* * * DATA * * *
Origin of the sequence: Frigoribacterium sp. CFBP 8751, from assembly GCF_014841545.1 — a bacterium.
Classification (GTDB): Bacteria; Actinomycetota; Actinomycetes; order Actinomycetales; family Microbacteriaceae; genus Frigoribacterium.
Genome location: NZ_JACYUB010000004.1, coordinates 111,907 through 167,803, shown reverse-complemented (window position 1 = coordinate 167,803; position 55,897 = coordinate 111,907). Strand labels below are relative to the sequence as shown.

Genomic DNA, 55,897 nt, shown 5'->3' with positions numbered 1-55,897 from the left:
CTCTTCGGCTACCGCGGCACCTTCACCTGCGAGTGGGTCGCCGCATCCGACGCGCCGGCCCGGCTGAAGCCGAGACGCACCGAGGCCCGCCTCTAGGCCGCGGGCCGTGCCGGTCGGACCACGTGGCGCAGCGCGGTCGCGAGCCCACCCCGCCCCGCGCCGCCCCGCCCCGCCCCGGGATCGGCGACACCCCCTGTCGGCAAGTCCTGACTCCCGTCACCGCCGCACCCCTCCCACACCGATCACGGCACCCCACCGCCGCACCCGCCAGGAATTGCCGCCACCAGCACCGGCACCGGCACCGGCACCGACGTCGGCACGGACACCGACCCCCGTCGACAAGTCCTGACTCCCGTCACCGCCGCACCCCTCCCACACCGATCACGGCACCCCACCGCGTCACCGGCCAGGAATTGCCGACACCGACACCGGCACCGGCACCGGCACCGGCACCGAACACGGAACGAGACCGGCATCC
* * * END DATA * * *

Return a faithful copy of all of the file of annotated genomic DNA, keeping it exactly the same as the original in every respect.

Origin of the sequence: Frigoribacterium sp. CFBP 8751, from assembly GCF_014841545.1 — a bacterium.
Classification (GTDB): Bacteria; Actinomycetota; Actinomycetes; order Actinomycetales; family Microbacteriaceae; genus Frigoribacterium.
Genome location: NZ_JACYUB010000004.1, coordinates 111,907 through 167,803, shown reverse-complemented (window position 1 = coordinate 167,803; position 55,897 = coordinate 111,907). Strand labels below are relative to the sequence as shown.

Genomic DNA, 55,897 nt, shown 5'->3' with positions numbered 1-55,897 from the left:
CTCTTCGGCTACCGCGGCACCTTCACCTGCGAGTGGGTCGCCGCATCCGACGCGCCGGCCCGGCTGAAGCCGAGACGCACCGAGGCCCGCCTCTAGGCCGCGGGCCGTGCCGGTCGGACCACGTGGCGCAGCGCGGTCGCGAGCCCACCCCGCCCCGCGCCGCCCCGCCCCGCCCCGGGATCGGCGACACCCCCTGTCGGCAAGTCCTGACTCCCGTCACCGCCGCACCCCTCCCACACCGATCACGGCACCCCACCGCCGCACCCGCCAGGAATTGCCGCCACCAGCACCGGCACCGGCACCGGCACCGACGTCGGCACGGACACCGACCCCCGTCGACAAGTCCTGACTCCCGTCACCGCCGCACCCCTCCCACACCGATCACGGCACCCCACCGCGTCACCGGCCAGGAATTGCCGACACCGACACCGGCACCGGCACCGGCACCGGCACCGAACACGGAACGAGACCGGCATCC